A top-secret gadget developed at the University of Calgary's Schulich School of Engineering has enhanced the training of the country's best skiers in preparation for the 2010 Olympic Winter Games.
The Sensor for the Training of Elite Athletes, or STEALTH, is a GPS/GLONASS-based system that helps alpine skiers perfect their technique and route or line selection, to get down a slope in the fastest, most efficient manner.
"We are the only one who has this technology in the world," revealed Gerard Lachapelle, Canada Research Chair/iCORE Chair in Wireless Connection, and head of the Position, Location and Navigation Group at the Schulich School of Engineering.
Lachapelle, along with graduate students Richard Ong and Aiden Morrison, designed STEALTH.
STEALTH is a partnership between the Schulich School of Engineering, Alpine Canada Alpin and Own the Podium, a winter sport technical program designed to help Canada become the No. 1 nation in total medal count at the 2010 Winter Olympics.
STEALTH has been in the works for three years. The Canadian men's alpine ski team have been training with it since 2007.
The agreement with Own the Podium expired, and STEALTH went public with the project last Thursday.
The system includes a small sensor worn on a skier's belt which tracks the speed and position of the athlete down the mountain. When the run is played back later on a monitor -- using STEALTH's Alpine GNSS Graphics software -- coaches and skiers are able to evaluate where they can find more speed on the course.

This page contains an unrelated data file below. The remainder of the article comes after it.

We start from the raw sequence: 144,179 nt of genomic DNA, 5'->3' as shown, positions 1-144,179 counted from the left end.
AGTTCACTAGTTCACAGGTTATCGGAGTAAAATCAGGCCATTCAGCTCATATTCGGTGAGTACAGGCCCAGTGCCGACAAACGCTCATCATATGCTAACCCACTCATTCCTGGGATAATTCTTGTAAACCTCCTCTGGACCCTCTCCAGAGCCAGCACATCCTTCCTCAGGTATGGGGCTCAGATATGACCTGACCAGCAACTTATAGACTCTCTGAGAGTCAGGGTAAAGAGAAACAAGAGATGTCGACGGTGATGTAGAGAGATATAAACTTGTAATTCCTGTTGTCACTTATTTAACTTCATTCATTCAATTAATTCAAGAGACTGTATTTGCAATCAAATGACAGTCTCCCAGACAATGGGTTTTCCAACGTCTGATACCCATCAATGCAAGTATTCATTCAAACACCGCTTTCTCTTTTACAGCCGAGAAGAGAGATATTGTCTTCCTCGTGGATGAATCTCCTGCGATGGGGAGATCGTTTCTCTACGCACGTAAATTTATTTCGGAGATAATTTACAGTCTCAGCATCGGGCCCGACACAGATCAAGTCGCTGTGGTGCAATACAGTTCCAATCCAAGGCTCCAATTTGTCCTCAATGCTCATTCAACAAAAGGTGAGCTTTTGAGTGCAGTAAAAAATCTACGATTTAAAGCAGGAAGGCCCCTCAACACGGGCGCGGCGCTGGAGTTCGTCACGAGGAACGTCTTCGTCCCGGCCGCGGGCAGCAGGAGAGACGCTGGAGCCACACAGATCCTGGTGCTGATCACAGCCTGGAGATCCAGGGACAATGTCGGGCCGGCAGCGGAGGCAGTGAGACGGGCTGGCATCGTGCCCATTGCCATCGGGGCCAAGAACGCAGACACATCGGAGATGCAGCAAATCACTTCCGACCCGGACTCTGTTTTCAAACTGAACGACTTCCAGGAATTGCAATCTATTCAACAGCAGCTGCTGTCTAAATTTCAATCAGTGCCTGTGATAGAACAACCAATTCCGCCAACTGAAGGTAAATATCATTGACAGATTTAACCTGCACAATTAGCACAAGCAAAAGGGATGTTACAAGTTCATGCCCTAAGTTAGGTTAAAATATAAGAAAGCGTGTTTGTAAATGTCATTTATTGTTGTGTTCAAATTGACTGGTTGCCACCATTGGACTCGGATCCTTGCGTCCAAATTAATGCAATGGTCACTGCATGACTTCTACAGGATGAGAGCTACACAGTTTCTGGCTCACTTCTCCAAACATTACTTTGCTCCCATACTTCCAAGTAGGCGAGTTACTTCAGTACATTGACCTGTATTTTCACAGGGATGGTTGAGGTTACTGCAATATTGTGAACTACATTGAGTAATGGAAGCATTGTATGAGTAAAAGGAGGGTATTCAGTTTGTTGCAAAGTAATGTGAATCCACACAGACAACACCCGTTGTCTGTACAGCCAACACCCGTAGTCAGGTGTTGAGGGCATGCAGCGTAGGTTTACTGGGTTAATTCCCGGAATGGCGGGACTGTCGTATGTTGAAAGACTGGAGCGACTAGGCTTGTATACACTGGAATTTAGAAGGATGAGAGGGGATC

"When the system works well, the type of continuous data they get is very valuable for them, that's not an issue. With traditional methods they use time coding systems so they can only measure at certain points, but this is continuous so they can get a much more refined measurement of performance of skis and skiers," said Lachapelle.
The unit is only 280 grams, but the weight is still an issue. Morrison is considering ways to reduce the weight.
The biggest challenge is convincing the coaches and the skiers that trying new technology is worthwhile, said Ong.
"Some of the skiers and coaches are pretty averse to trying new things," he said.
STEALTH is exclusively for the Canadian ski team, but the research group is thinking about making it commercial.
"It's a very limited market," said Lachapelle.
"It's a matter of looking at other implications, and other sports where it could be useful."
Lachapelle has other projects to assist the ski team that are still under wraps.
He said the research team was always afraid that someone around the world would beat them to it. He noted that even if other countries reproduced STEALTH before the Olympics, it would now be too late.
"It's not something you suddenly have, and instantly improve. It requires a great deal of testing and training. It's very incremental," he said.
Lachapelle stressed that a 100th of a second or a centimetre or two could make all the difference in international competition.
This past weekend, Canadian skier Manuel Osborne-Paradis won the opening World Cup Super G at Lake Louise.
Austrians Benjamin Raich and Michael Walchhofer were second and third, while Canadians Erik Guay and Robbie Dixon placed fourth and fifth.
It was believed to be the first time Canada has put three men into the top five of a World Cup Super G event.
"We have a good team," commented Lachappelle. "Canada has an excellent chance to do very well [at the Olympics]."